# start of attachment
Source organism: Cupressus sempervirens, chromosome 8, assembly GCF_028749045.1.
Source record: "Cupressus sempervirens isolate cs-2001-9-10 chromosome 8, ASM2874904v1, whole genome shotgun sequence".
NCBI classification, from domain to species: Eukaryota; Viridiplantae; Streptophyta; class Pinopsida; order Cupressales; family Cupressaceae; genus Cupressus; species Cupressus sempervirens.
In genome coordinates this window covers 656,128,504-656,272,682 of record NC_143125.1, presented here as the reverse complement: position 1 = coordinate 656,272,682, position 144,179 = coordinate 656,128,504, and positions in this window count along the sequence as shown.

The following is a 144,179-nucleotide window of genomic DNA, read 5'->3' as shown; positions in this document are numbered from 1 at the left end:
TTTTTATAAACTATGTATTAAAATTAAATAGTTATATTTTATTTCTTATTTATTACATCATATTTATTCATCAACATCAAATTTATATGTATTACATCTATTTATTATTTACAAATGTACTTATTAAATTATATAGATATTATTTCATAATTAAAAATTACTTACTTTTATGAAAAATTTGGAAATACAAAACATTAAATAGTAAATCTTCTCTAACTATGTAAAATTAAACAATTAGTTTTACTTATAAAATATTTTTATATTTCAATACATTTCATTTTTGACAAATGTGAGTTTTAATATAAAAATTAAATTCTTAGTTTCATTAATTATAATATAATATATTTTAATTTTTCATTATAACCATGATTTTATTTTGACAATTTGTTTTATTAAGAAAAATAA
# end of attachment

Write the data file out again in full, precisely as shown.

Source organism: Cupressus sempervirens, chromosome 8, assembly GCF_028749045.1.
Source record: "Cupressus sempervirens isolate cs-2001-9-10 chromosome 8, ASM2874904v1, whole genome shotgun sequence".
NCBI classification, from domain to species: Eukaryota; Viridiplantae; Streptophyta; class Pinopsida; order Cupressales; family Cupressaceae; genus Cupressus; species Cupressus sempervirens.
In genome coordinates this window covers 656,128,504-656,272,682 of record NC_143125.1, presented here as the reverse complement: position 1 = coordinate 656,272,682, position 144,179 = coordinate 656,128,504, and positions in this window count along the sequence as shown.

The following is a 144,179-nucleotide window of genomic DNA, read 5'->3' as shown; positions in this document are numbered from 1 at the left end:
TTTTTATAAACTATGTATTAAAATTAAATAGTTATATTTTATTTCTTATTTATTACATCATATTTATTCATCAACATCAAATTTATATGTATTACATCTATTTATTATTTACAAATGTACTTATTAAATTATATAGATATTATTTCATAATTAAAAATTACTTACTTTTATGAAAAATTTGGAAATACAAAACATTAAATAGTAAATCTTCTCTAACTATGTAAAATTAAACAATTAGTTTTACTTATAAAATATTTTTATATTTCAATACATTTCATTTTTGACAAATGTGAGTTTTAATATAAAAATTAAATTCTTAGTTTCATTAATTATAATATAATATATTTTAATTTTTCATTATAACCATGATTTTATTTTGACAATTTGTTTTATTAAGAAAAATAA